Archive for Thursday, August 30, 2012

100 years ago: Cover the city water reservoirs, KU expert says

August 30, 2012

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From the Lawrence Daily Journal-World for Aug. 30, 1912:

  • "Rev. J. P. Coffman began this morning the remodeling of his rental property at the corner of Maine and Warren [Ninth]. The house will be made thoroughly modern, the work being done by Olmsted Bros. The work will be rushed so the house may be rented in October."
  • "A case of rabies that was discovered several weeks ago in west Lawrence has resulted in the death of two horses, two cows, and the dog that originally had the disease.... Some time ago it was suspected that the dog had the disease and he was killed and the head sent to Kansas City for an examination. Dr. A. T. Kinsley, who made the examination, reported that it was a severe case of rabies."
  • "Lawrence began the marking of its share of the Golden Belt Road this morning when the signs were put up between Lawrence and Eudora. Ray Ogden, Fred Morris, Will Hutson and C. B. Hesford composed the squad of men who did the work of putting up the signs this morning. They took a car and covered the road which now is officially designated as the Golden Belt. Lawrence also has the signs ready for the marking of the road from Lawrence to Perry and they will be put up right away. It is also planned to place arrows n these posts indicating the direction to Lawrence and the number of miles."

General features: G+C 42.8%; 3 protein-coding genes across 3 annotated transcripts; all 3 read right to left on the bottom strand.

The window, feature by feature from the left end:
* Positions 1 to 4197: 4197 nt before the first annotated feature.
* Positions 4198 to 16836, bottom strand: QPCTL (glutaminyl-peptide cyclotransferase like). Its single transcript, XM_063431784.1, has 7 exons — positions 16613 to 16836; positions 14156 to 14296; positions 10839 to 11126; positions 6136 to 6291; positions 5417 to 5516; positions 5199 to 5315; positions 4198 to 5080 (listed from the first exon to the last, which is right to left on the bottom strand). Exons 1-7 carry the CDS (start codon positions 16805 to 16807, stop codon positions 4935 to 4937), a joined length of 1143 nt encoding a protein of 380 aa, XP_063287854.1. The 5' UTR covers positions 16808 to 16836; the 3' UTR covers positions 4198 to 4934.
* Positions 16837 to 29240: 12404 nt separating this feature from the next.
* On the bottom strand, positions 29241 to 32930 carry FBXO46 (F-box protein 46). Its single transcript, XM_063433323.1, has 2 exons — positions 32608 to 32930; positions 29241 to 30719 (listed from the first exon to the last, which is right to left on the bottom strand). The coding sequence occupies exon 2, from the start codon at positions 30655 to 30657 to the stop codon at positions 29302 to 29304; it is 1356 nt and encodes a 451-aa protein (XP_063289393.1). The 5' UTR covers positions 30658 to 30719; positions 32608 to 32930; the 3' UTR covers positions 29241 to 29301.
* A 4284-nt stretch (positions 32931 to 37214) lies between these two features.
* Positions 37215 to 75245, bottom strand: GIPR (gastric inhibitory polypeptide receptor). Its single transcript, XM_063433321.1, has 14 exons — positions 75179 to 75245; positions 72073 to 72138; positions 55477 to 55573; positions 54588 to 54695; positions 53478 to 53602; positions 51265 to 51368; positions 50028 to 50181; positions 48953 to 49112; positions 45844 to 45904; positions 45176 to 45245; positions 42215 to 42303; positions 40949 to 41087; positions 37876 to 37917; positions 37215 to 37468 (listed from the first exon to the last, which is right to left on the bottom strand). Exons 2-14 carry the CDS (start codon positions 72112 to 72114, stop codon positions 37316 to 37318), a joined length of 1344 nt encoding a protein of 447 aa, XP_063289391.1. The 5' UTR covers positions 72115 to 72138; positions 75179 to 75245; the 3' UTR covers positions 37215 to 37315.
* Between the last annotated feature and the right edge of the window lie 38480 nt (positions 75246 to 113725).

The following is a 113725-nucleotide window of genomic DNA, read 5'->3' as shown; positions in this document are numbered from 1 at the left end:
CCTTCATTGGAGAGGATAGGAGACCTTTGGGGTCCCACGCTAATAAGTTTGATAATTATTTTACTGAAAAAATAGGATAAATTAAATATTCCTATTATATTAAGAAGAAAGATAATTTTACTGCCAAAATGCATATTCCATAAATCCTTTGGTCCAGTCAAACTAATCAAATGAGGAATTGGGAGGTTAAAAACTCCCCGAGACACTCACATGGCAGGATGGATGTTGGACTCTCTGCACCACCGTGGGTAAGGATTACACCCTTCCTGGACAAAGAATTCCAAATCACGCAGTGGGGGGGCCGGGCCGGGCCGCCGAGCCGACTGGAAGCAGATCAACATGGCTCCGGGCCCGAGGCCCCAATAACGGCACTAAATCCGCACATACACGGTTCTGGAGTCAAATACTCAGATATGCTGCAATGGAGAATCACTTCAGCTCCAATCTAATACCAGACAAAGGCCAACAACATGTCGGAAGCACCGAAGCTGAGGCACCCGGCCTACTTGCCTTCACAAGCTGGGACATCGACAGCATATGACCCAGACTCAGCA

• "C. C. Young of Kansas University and assistant in the department of water analysis stated yesterday afternoon to a Journal-World reporter that he has spent considerable time in looking up the affairs of the Lawrence water supply and the Lawrence water company and has come to the conclusion that Lawrence will never have a pure water supply until certain improvements are made at the plant.... In the first place he says that there is a certain amount of iron and calcium carbide (lime stone) in any natural water and that it is not injurious at all as is sometimes supposed. But it is the algae that grows in water that makes in impure and even dangerous. The algae is what must be removed. To do this Mr. Young says that the water reservoirs at the water plant should be covered so that no sun light can get to the water. The algae will not grow in the dark and with the reservoirs covered the algae trouble would soon be over."

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